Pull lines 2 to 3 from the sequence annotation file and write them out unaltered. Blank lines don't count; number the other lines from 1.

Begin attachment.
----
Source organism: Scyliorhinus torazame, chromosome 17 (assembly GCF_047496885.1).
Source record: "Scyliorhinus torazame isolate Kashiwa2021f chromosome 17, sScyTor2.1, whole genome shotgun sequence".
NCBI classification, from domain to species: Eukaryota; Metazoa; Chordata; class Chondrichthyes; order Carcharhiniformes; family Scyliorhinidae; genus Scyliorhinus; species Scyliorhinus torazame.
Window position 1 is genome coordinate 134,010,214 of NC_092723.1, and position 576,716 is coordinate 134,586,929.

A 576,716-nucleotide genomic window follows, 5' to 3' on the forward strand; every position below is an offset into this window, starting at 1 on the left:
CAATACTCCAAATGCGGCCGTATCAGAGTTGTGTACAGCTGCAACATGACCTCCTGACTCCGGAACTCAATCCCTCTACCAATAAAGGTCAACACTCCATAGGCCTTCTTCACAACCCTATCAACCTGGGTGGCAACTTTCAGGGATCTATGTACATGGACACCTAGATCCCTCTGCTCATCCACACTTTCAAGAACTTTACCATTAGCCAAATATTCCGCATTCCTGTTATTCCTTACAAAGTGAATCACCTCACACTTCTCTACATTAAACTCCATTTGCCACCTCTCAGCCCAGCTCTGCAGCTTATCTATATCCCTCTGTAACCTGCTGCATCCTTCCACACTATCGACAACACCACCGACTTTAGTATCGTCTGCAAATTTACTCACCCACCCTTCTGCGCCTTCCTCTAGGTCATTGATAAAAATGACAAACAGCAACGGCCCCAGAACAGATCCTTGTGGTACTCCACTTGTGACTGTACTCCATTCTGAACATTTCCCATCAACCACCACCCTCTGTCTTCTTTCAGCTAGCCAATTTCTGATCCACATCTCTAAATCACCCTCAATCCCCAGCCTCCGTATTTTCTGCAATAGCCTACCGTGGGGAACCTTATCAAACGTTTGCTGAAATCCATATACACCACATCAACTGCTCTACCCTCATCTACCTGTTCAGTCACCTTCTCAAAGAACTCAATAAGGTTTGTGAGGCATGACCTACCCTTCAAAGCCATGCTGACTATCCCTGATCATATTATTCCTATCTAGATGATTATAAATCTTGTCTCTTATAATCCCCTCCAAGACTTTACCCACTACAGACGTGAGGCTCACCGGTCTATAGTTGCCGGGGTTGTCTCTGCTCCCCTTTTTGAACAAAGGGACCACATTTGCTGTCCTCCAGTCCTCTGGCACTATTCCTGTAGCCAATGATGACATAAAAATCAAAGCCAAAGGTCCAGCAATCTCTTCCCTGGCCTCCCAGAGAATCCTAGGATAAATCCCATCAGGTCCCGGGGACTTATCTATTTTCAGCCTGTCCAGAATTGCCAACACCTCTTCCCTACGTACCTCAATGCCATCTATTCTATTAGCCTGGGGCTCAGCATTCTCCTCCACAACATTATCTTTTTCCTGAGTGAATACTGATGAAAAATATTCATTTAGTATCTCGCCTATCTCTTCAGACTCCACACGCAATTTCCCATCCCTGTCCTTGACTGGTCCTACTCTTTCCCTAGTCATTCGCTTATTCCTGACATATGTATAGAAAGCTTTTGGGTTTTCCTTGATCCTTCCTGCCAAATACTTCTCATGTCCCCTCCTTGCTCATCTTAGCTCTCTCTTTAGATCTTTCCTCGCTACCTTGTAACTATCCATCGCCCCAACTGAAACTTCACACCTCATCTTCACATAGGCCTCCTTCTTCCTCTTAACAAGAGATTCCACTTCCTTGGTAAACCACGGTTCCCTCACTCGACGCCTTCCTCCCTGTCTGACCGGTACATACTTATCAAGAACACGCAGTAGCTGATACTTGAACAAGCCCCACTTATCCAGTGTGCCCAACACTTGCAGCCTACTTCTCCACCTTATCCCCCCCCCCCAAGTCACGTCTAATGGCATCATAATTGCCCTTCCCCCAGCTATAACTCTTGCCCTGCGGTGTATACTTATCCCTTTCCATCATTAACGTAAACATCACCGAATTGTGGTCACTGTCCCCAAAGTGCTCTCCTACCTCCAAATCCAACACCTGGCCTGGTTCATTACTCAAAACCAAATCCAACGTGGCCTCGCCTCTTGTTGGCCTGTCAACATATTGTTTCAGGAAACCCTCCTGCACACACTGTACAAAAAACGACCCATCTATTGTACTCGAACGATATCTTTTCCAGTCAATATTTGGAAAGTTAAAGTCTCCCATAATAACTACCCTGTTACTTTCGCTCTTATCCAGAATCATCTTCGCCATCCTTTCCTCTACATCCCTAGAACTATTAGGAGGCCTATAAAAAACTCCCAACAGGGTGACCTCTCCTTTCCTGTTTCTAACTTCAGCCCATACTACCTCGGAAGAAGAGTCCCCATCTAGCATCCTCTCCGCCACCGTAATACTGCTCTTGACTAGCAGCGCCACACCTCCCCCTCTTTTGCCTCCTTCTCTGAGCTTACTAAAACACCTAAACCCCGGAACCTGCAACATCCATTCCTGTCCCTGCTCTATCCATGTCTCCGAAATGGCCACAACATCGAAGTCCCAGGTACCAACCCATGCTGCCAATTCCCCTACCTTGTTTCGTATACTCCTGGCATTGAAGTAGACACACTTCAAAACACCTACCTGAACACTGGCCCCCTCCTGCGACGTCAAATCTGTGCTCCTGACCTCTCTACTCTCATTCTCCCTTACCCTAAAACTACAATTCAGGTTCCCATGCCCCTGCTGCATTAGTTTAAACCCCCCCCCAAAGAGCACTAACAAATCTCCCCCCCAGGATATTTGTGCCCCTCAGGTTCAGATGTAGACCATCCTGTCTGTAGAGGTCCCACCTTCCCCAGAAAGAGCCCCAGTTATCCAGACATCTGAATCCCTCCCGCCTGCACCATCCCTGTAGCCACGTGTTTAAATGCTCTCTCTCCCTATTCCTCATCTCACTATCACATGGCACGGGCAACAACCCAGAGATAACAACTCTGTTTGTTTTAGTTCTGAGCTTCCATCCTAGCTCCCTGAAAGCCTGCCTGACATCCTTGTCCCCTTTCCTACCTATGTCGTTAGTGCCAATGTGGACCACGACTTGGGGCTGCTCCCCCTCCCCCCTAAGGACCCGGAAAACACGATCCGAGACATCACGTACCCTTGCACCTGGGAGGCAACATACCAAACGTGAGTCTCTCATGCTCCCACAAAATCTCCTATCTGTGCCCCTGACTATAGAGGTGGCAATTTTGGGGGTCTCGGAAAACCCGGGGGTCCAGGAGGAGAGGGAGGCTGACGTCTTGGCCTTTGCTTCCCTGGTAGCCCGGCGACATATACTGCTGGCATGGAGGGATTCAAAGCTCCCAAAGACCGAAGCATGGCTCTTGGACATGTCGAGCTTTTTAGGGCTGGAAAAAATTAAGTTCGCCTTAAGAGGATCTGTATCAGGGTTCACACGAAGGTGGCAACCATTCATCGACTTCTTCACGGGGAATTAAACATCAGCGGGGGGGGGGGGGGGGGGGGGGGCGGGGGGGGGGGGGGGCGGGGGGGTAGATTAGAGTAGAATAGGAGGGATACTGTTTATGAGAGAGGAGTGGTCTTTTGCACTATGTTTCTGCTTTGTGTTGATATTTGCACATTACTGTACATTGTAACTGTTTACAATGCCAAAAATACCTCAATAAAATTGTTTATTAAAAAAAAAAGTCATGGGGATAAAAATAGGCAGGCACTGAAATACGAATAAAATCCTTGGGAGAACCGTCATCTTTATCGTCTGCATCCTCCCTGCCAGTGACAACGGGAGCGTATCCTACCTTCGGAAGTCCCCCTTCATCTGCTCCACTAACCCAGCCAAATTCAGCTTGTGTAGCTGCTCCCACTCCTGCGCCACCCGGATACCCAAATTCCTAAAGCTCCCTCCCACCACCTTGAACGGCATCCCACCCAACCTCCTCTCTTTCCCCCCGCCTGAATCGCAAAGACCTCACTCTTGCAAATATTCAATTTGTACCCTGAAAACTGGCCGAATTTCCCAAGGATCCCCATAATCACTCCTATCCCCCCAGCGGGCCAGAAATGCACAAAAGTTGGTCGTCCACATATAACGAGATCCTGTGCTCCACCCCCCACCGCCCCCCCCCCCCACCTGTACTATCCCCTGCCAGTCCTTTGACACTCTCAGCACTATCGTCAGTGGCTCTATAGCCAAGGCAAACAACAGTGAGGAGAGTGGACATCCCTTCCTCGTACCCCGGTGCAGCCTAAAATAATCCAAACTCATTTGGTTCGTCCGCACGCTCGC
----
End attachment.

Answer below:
Source record: "Scyliorhinus torazame isolate Kashiwa2021f chromosome 17, sScyTor2.1, whole genome shotgun sequence".
NCBI classification, from domain to species: Eukaryota; Metazoa; Chordata; class Chondrichthyes; order Carcharhiniformes; family Scyliorhinidae; genus Scyliorhinus; species Scyliorhinus torazame.